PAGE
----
Job opportunities are expected to be good for full-time and
part-time work, especially for those with related work experience.
Many pharmacy aides work evenings, weekends, and holidays.
About 80 percent work in retail pharmacies, grocery stores,
department stores, or mass retailers.
Nature of the Work
Pharmacy aides help licensed pharmacists with administrative
duties in running a pharmacy. Aides often are clerks or cashiers
who primarily answer telephones, handle money, stock shelves,
and perform other clerical duties. They work closely with pharmacy
technicians. Pharmacy technicians usually perform more
complex tasks than do aides, although in some States the duties
and titles of the jobs overlap. Aides refer any questions regarding
prescriptions, drug information, or health matters to a pharmacist.
Aides have several important duties that help the pharmacy to
function smoothly. They may establish and maintain patient profiles,
prepare insurance claim forms, and stock and take inventory of
prescription and over-the-counter medications. Accurate recordkeeping
is necessary to help avert dangerous drug interactions. In addition,
because many people have medical insurance to help pay for prescriptions,
it is essential that pharmacy aides correspond efficiently and
correctly with the third-party insurance providers to obtain payment.
Pharmacy aides also maintain inventory and inform the supervisor
of stock needs so that the pharmacy does not run out of the vital
medications that customers need. Some also clean pharmacy equipment,
help with the maintenance of equipment and supplies, and manage
the cash register.
Pharmacy aides work in clean, organized, well-lighted, and well-ventilated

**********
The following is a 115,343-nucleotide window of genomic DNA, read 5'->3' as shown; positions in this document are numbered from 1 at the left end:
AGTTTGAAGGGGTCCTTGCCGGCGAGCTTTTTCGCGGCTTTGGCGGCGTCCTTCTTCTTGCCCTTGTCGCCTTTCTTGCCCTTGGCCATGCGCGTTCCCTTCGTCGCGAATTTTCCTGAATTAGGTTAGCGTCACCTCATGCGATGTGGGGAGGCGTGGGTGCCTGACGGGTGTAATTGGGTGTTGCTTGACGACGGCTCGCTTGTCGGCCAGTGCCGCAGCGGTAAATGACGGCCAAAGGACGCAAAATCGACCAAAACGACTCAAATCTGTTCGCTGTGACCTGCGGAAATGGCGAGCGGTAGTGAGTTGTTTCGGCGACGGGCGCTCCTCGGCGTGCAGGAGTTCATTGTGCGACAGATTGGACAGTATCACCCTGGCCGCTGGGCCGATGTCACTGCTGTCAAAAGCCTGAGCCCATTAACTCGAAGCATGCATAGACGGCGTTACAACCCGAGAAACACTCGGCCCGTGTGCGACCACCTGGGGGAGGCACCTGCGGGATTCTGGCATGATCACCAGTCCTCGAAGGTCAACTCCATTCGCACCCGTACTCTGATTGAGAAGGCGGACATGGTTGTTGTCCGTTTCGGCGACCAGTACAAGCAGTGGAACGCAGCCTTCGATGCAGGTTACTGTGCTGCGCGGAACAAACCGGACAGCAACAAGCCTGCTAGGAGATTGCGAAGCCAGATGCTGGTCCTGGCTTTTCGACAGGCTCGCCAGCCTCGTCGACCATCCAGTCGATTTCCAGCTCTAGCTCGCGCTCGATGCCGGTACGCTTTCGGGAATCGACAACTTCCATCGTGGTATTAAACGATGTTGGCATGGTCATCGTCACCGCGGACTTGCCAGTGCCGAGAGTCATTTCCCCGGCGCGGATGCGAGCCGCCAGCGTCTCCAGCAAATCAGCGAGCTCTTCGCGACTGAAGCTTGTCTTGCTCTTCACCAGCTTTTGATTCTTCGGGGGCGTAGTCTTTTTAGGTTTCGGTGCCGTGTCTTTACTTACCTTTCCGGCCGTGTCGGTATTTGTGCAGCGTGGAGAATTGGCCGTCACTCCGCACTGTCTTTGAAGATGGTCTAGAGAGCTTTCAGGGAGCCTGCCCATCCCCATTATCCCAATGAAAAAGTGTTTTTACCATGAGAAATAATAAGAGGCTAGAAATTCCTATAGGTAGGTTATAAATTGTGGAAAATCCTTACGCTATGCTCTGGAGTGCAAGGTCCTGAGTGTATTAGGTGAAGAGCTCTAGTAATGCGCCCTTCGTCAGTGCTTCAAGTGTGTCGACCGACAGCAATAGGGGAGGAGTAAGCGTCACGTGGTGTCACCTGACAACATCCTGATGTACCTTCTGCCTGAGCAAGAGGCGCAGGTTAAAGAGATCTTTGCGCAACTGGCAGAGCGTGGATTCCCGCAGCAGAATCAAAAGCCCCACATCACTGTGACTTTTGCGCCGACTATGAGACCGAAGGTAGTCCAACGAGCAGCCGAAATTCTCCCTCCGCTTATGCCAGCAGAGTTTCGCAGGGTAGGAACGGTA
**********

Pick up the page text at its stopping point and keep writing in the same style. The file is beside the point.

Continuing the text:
areas. Most of their workday is spent on their feet. They may
be required to lift heavy boxes or to use stepladders to retrieve
supplies from high shelves.
Aides work the same hours that pharmacists work. These include
evenings, nights, weekends, and some holidays, particularly in
facilities, such as hospitals and retail pharmacies that are open
24 hours a day. There are many opportunities for part-time work
in both retail and hospital settings.
Training, Other Qualifications, and Advancement
Most pharmacy aides receive informal on-the-job training, but
employers favor those with at least a high school diploma. Prospective
pharmacy aides with experience working as cashiers may have an
advantage when applying for jobs. Employers also prefer applicants
with strong customer service and communication skills, experience
managing inventories, and experience using computers. Aides entering
the field need strong spelling, reading, and mathematics skills.
Successful pharmacy aides are organized, dedicated, friendly,
and responsible. They should be willing and able to take directions.
Candidates interested in becoming pharmacy aides cannot have prior
records of drug or substance abuse. Strong interpersonal and communication
skills are needed because pharmacy aides interact daily with patients,
coworkers, and health care professionals. Teamwork is very important
because aides are often required to work with technicians and
Pharmacy aides almost always are trained on the job. They may
begin by observing a more experienced worker. After they become
familiar with the store’s equipment, policies, and procedures,
they begin to work on their own. Once they become experienced,